3-O-ethyl-l-ascorbic acid: Characterisation and investigation of single solvent systems for delivery to the skin

Int J Pharm X. 2019 Jul 19;1:100025. doi: 10.1016/j.ijpx.2019.100025. eCollection 2019 Dec.


l-ascorbic acid (AA), commonly known as vitamin C, has been widely used in topical formulations for many years as an antioxidant and anti-aging ingredient. However, the physicochemical properties of AA are not optimal for skin uptake and the molecule is also unstable, readily undergoing oxidation on exposure to air. The compound 3-o-ethyl-l-ascorbic acid (EA) has been developed as a stable vitamin C derivative and has been used in topical products. The aims of this work were to conduct a comprehensive characterisation of physicochemical properties of EA as well as to investigate the influence of various neat solvents on EA skin delivery. Nuclear magnetic resonance (NMR), mass spectroscopy, differential scanning calorimetry (DSC) and thermogravimetric analysis (TGA) were used to characterise the molecule. The pKa of the compound and the partition coefficient logP(o/w) were experimentally determined. A new HPLC method for analysis of the molecule was also developed and validated. A number of solvents for topical preparations were selected based on their wide use as excipients in topical formulations, their potential to act as skin penetration enhancers and their favourable safety profiles. The solubility and stability of EA was examined. Skin permeation of the molecule in full thickness porcine skin in vitro was investigated using Franz-type diffusion cells. The melting point, log P(o/w) value and pKa value of EA were determined to be 114.39 ± 0.5 °C, -1.07 ± 0.03 and 7.72 ± 0.01 respectively. Skin penetration of EA was evident for the following vehicles 1,2 hexanediol (HEX), glycerol (GLY), propylene glycol (PG), 1,2 pentanediol (1-2P), isopropyl alcohol (IPA), propylene glycol monolaurate (PGML) and propylene glycol monocaprylate (PGMC). Skin uptake but no permeation through the skin was observed for Transcutol® (TC) and dipropylene glycol (DiPG), while no penetration was observed for the solvents 1,5 pentanediol (1-5P) and tripropylene glycol (TriPG). The findings of the permeation experiments confirm the potential of simple formulations to deliver EA to the skin. Studies are ongoing to identify complex vehicles for synergistic enhancement of EA skin penetration. To our knowledge this is the first study to conduct a comprehensive characterization of EA and examine its skin uptake and permeation properties in porcine skin.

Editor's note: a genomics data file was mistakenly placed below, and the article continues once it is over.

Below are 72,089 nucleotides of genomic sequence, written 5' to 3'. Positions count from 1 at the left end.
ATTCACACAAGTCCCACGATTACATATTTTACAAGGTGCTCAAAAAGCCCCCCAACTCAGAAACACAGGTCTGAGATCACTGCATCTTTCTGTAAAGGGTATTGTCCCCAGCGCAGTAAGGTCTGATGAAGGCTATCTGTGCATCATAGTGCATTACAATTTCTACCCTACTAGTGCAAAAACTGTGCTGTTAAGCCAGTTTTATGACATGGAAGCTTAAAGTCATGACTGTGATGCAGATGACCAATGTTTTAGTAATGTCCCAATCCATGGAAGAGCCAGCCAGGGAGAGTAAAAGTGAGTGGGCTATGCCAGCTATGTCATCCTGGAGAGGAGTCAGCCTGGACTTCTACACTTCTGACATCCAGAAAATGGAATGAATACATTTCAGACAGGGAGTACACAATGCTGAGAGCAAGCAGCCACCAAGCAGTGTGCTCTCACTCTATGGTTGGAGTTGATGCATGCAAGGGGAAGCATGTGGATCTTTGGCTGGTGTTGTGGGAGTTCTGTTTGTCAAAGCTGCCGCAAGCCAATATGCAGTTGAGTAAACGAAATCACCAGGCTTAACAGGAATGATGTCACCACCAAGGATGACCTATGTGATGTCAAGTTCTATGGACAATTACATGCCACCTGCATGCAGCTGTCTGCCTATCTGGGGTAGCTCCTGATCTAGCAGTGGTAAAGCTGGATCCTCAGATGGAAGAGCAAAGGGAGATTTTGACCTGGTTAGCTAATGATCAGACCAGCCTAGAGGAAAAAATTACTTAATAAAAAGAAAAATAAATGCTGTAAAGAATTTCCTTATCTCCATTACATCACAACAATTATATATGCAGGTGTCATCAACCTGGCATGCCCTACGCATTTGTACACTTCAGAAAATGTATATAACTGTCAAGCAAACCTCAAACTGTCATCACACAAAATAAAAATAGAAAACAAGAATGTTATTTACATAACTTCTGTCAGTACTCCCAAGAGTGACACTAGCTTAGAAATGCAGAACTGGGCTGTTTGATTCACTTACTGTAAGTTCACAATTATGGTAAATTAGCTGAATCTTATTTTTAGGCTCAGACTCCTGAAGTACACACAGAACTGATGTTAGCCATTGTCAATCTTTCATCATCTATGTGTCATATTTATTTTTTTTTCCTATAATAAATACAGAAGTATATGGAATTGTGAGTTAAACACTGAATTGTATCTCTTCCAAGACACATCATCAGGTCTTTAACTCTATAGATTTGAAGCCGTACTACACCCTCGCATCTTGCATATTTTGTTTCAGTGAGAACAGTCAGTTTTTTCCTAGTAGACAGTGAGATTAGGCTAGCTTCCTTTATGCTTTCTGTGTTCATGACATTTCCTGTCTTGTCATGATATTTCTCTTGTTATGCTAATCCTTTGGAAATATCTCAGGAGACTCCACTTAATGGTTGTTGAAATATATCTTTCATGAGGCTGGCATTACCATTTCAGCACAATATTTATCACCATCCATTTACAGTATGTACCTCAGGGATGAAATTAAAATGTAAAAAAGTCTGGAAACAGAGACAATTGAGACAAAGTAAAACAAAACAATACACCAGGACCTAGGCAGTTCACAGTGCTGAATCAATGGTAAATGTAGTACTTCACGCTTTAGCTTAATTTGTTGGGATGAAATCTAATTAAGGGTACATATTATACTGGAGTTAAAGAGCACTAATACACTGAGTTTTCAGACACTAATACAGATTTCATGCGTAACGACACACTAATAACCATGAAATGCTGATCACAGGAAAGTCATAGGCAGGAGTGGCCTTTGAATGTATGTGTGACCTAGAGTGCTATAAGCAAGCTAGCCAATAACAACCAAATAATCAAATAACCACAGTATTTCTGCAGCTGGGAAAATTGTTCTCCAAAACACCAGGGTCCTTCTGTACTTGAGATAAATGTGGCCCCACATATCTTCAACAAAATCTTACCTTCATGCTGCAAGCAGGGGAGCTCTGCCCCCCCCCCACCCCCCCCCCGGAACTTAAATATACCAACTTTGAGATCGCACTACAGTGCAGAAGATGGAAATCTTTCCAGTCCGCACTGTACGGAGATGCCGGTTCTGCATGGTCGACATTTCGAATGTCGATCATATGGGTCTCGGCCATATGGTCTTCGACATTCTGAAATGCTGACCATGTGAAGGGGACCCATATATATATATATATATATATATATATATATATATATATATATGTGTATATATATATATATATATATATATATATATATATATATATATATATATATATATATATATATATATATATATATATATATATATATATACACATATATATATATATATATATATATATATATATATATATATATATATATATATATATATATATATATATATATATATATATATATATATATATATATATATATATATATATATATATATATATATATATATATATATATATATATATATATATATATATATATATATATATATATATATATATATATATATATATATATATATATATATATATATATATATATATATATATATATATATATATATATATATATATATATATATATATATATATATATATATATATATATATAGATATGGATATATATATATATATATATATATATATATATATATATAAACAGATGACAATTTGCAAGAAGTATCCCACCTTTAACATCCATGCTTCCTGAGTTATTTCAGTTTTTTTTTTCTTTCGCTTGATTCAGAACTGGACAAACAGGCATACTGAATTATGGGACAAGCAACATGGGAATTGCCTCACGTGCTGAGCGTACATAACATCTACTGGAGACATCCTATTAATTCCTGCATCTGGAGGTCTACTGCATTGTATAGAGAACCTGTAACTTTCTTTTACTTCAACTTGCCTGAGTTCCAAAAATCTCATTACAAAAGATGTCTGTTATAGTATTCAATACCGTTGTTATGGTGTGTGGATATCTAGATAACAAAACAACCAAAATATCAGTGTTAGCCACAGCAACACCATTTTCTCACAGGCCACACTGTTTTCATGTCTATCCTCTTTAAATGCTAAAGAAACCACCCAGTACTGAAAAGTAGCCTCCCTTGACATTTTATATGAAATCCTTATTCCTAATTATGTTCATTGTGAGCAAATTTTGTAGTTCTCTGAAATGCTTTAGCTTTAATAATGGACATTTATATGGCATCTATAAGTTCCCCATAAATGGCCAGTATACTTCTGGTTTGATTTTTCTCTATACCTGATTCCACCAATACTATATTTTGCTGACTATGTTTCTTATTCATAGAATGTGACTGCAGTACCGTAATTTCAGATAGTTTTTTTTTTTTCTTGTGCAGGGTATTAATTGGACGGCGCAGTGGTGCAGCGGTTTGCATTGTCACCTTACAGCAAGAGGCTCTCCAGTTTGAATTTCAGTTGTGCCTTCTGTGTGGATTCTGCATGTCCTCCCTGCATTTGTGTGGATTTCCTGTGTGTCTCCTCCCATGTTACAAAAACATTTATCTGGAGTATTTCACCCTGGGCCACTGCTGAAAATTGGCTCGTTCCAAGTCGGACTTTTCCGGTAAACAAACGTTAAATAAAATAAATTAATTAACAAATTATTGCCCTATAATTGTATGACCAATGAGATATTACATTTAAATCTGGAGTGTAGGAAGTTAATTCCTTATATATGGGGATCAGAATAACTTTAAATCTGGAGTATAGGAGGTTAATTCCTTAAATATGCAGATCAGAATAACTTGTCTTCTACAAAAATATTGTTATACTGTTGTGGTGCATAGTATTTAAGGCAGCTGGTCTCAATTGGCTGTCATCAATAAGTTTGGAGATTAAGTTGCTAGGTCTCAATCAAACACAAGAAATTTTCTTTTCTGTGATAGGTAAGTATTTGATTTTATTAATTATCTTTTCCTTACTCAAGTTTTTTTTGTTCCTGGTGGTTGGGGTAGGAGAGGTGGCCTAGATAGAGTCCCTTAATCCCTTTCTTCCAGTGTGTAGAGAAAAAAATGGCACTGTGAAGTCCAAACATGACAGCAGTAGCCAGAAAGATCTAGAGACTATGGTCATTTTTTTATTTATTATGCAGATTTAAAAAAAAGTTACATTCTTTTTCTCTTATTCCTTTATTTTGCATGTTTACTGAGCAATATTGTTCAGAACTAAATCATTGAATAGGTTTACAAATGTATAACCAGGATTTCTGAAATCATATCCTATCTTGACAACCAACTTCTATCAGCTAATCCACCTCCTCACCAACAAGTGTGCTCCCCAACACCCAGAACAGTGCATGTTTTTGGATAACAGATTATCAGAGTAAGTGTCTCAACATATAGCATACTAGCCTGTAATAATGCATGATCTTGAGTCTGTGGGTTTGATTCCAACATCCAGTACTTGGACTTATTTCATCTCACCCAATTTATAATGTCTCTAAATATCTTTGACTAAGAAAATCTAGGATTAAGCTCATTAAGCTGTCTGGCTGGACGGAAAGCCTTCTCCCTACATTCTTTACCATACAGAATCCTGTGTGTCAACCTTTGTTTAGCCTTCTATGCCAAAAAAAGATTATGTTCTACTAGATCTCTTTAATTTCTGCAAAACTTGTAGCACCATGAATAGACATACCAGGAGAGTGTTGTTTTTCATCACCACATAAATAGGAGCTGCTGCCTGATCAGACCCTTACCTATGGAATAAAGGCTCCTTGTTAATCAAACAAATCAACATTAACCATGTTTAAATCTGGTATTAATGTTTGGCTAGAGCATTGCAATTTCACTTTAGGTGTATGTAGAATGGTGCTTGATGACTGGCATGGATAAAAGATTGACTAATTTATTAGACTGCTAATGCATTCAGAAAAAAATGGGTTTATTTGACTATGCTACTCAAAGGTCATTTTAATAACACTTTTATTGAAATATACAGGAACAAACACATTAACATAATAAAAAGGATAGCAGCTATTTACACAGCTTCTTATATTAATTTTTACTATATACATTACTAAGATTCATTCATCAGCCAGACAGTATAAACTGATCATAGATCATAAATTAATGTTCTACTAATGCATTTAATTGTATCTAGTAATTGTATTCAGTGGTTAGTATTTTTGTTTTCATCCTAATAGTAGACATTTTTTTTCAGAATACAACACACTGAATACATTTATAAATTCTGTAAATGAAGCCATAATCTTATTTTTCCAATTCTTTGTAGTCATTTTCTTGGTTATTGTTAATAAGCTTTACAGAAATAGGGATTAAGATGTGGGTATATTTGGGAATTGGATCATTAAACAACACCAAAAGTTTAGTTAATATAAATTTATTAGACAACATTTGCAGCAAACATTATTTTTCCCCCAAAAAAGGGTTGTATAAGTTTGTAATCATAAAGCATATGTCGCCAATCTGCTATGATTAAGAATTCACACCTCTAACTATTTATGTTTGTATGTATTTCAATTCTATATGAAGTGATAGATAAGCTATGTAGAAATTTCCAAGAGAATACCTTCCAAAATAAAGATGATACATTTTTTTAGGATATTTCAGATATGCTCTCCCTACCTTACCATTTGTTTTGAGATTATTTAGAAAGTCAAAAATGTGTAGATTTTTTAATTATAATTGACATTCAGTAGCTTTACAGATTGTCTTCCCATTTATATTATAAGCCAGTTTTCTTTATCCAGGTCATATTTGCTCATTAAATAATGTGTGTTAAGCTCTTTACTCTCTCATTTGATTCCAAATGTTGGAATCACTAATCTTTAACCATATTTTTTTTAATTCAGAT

Keywords: 3-O-ethyl ascorbic acid; Finite dose; In vitro; Permeation; Porcine skin.